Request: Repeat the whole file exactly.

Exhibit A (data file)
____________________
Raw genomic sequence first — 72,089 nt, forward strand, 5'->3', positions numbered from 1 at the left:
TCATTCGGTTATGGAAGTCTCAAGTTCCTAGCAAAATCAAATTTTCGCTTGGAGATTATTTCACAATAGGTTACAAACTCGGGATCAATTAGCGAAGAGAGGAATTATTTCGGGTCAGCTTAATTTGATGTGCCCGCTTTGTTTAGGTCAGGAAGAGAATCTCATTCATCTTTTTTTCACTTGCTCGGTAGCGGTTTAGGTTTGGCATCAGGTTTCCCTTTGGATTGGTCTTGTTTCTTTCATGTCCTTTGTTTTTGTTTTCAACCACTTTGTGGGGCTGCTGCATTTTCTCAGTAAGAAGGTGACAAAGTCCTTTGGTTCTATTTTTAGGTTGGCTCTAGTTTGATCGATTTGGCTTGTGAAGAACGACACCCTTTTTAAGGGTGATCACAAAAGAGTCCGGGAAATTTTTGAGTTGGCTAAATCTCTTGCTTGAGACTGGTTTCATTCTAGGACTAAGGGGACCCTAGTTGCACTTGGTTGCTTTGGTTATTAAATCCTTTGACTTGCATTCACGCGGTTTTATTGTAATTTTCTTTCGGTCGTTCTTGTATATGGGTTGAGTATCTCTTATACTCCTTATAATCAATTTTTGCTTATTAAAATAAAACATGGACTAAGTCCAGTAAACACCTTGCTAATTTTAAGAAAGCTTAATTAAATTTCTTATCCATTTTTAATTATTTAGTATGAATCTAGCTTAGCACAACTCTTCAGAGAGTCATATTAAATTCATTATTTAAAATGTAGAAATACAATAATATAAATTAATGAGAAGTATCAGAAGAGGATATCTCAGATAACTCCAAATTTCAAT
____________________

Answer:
Raw genomic sequence first — 72,089 nt, forward strand, 5'->3', positions numbered from 1 at the left:
TCATTCGGTTATGGAAGTCTCAAGTTCCTAGCAAAATCAAATTTTCGCTTGGAGATTATTTCACAATAGGTTACAAACTCGGGATCAATTAGCGAAGAGAGGAATTATTTCGGGTCAGCTTAATTTGATGTGCCCGCTTTGTTTAGGTCAGGAAGAGAATCTCATTCATCTTTTTTTCACTTGCTCGGTAGCGGTTTAGGTTTGGCATCAGGTTTCCCTTTGGATTGGTCTTGTTTCTTTCATGTCCTTTGTTTTTGTTTTCAACCACTTTGTGGGGCTGCTGCATTTTCTCAGTAAGAAGGTGACAAAGTCCTTTGGTTCTATTTTTAGGTTGGCTCTAGTTTGATCGATTTGGCTTGTGAAGAACGACACCCTTTTTAAGGGTGATCACAAAAGAGTCCGGGAAATTTTTGAGTTGGCTAAATCTCTTGCTTGAGACTGGTTTCATTCTAGGACTAAGGGGACCCTAGTTGCACTTGGTTGCTTTGGTTATTAAATCCTTTGACTTGCATTCACGCGGTTTTATTGTAATTTTCTTTCGGTCGTTCTTGTATATGGGTTGAGTATCTCTTATACTCCTTATAATCAATTTTTGCTTATTAAAATAAAACATGGACTAAGTCCAGTAAACACCTTGCTAATTTTAAGAAAGCTTAATTAAATTTCTTATCCATTTTTAATTATTTAGTATGAATCTAGCTTAGCACAACTCTTCAGAGAGTCATATTAAATTCATTATTTAAAATGTAGAAATACAATAATATAAATTAATGAGAAGTATCAGAAGAGGATATCTCAGATAACTCCAAATTTCAAT